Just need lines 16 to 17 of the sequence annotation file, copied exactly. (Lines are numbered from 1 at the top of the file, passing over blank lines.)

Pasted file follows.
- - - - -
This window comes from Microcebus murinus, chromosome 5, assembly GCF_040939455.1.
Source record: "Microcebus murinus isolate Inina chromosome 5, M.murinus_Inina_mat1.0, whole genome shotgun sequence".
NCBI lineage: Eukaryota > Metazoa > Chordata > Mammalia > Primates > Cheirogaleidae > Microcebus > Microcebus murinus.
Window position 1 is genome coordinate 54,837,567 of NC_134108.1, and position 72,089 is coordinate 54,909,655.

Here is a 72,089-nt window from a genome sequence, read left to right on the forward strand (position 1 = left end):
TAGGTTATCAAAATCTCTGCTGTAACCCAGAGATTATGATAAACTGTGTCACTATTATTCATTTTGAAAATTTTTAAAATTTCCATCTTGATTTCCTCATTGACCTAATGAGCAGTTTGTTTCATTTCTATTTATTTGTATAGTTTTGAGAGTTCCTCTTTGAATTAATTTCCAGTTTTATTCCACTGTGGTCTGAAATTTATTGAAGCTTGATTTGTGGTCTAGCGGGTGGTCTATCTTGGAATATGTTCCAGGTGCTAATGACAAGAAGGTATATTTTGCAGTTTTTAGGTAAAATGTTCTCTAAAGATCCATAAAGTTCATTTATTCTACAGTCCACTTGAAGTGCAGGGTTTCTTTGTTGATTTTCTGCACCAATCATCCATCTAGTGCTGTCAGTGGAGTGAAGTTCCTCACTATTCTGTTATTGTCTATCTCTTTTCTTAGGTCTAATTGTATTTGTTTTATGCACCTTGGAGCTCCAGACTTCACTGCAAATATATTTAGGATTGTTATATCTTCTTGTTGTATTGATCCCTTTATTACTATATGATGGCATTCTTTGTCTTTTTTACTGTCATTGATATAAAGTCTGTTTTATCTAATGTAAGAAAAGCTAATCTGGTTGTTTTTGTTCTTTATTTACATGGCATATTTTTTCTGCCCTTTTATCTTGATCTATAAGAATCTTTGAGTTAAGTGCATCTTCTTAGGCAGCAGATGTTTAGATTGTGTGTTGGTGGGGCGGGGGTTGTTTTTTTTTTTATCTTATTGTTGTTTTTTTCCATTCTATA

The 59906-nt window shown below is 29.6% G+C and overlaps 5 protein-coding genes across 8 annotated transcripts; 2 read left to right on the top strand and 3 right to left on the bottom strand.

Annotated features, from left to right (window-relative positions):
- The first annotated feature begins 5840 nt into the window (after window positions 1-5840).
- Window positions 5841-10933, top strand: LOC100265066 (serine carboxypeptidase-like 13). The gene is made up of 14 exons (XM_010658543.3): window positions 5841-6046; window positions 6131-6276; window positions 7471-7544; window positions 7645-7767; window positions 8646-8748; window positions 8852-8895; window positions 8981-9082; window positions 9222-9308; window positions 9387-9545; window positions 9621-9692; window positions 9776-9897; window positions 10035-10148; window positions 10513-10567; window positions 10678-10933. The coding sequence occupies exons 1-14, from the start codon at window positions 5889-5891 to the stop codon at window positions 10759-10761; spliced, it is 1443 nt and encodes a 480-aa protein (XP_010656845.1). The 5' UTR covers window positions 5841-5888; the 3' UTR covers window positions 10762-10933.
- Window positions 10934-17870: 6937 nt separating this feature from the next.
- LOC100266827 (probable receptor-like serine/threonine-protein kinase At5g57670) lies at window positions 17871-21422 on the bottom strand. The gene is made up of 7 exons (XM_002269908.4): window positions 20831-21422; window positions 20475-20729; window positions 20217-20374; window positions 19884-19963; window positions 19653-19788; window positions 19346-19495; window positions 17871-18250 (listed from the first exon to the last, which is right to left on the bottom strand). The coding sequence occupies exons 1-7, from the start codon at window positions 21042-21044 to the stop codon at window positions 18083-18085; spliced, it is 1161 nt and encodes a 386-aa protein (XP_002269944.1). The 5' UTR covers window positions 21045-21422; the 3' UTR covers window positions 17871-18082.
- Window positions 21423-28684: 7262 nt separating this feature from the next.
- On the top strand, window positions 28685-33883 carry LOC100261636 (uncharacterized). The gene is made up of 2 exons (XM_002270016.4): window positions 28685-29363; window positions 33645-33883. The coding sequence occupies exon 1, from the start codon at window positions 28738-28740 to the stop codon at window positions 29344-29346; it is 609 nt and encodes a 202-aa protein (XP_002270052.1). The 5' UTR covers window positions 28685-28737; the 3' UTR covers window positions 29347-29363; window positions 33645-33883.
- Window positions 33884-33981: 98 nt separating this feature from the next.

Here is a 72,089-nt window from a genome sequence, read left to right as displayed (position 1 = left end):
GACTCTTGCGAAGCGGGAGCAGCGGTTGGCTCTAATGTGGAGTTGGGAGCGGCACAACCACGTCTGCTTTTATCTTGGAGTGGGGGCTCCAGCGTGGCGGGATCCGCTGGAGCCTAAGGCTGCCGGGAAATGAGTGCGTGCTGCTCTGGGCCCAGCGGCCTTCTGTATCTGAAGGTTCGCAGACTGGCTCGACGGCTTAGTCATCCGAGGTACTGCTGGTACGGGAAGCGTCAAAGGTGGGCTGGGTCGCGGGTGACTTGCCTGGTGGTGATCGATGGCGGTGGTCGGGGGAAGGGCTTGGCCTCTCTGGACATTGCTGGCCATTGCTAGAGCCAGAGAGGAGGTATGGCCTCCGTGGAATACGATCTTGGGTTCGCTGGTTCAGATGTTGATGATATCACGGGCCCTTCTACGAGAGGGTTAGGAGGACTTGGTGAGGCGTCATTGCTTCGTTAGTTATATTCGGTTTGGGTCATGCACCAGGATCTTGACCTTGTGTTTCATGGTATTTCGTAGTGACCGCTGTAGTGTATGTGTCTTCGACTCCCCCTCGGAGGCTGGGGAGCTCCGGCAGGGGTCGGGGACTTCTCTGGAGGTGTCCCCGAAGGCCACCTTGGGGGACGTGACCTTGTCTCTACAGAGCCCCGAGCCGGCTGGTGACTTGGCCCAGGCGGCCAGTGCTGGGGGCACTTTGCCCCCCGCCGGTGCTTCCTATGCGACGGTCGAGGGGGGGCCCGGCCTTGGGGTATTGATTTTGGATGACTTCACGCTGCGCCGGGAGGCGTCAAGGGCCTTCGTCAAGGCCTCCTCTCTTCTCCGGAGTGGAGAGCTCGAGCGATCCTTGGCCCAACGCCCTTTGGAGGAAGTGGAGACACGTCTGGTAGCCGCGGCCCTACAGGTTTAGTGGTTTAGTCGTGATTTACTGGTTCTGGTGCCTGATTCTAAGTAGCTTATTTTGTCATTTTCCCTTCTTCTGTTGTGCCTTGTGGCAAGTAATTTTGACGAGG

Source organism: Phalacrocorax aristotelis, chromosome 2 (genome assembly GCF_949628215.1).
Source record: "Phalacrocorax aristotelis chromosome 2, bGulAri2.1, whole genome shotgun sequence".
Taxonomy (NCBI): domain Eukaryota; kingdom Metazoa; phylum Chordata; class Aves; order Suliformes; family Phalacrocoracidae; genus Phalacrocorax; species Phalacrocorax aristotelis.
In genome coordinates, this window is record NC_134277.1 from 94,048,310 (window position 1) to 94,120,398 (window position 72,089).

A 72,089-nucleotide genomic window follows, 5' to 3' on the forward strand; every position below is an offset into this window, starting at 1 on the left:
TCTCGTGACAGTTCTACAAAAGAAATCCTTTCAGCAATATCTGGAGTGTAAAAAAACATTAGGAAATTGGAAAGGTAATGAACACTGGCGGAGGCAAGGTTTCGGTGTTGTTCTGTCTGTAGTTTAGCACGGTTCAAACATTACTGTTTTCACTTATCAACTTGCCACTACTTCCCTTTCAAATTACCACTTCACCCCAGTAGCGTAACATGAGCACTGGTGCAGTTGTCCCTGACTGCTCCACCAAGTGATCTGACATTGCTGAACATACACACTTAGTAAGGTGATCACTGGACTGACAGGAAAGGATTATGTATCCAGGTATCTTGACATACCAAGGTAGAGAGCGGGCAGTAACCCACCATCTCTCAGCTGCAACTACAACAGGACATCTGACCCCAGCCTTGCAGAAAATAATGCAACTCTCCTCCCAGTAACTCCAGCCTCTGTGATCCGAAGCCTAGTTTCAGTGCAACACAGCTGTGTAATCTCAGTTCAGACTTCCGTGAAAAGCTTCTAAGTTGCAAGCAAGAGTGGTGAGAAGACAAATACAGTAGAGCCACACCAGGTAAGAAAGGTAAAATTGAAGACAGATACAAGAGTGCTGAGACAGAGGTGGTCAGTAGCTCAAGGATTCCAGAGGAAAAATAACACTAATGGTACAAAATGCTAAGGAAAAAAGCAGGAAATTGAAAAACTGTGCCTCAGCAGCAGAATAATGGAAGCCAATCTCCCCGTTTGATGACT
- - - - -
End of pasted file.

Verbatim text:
Here is a 72,089-nt window from a genome sequence, read left to right as displayed (position 1 = left end):
GACTCTTGCGAAGCGGGAGCAGCGGTTGGCTCTAATGTGGAGTTGGGAGCGGCACAACCACGTCTGCTTTTATCTTGGAGTGGGGGCTCCAGCGTGGCGGGATCCGCTGGAGCCTAAGGCTGCCGGGAAATGAGTGCGTGCTGCTCTGGGCCCAGCGGCCTTCTGTATCTGAAGGTTCGCAGACTGGCTCGACGGCTTAGTCATCCGAGGTACTGCTGGTACGGGAAGCGTCAAAGGTGGGCTGGGTCGCGGGTGACTTGCCTGGTGGTGATCGATGGCGGTGGTCGGGGGAAGGGCTTGGCCTCTCTGGACATTGCTGGCCATTGCTAGAGCCAGAGAGGAGGTATGGCCTCCGTGGAATACGATCTTGGGTTCGCTGGTTCAGATGTTGATGATATCACGGGCCCTTCTACGAGAGGGTTAGGAGGACTTGGTGAGGCGTCATTGCTTCGTTAGTTATATTCGGTTTGGGTCATGCACCAGGATCTTGACCTTGTGTTTCATGGTATTTCGTAGTGACCGCTGTAGTGTATGTGTCTTCGACTCCCCCTCGGAGGCTGGGGAGCTCCGGCAGGGGTCGGGGACTTCTCTGGAGGTGTCCCCGAAGGCCACCTTGGGGGACGTGACCTTGTCTCTACAGAGCCCCGAGCCGGCTGGTGACTTGGCCCAGGCGGCCAGTGCTGGGGGCACTTTGCCCCCCGCCGGTGCTTCCTATGCGACGGTCGAGGGGGGGCCCGGCCTTGGGGTATTGATTTTGGATGACTTCACGCTGCGCCGGGAGGCGTCAAGGGCCTTCGTCAAGGCCTCCTCTCTTCTCCGGAGTGGAGAGCTCGAGCGATCCTTGGCCCAACGCCCTTTGGAGGAAGTGGAGACACGTCTGGTAGCCGCGGCCCTACAGGTTTAGTGGTTTAGTCGTGATTTACTGGTTCTGGTGCCTGATTCTAAGTAGCTTATTTTGTCATTTTCCCTTCTTCTGTTGTGCCTTGTGGCAAGTAATTTTGACGAGG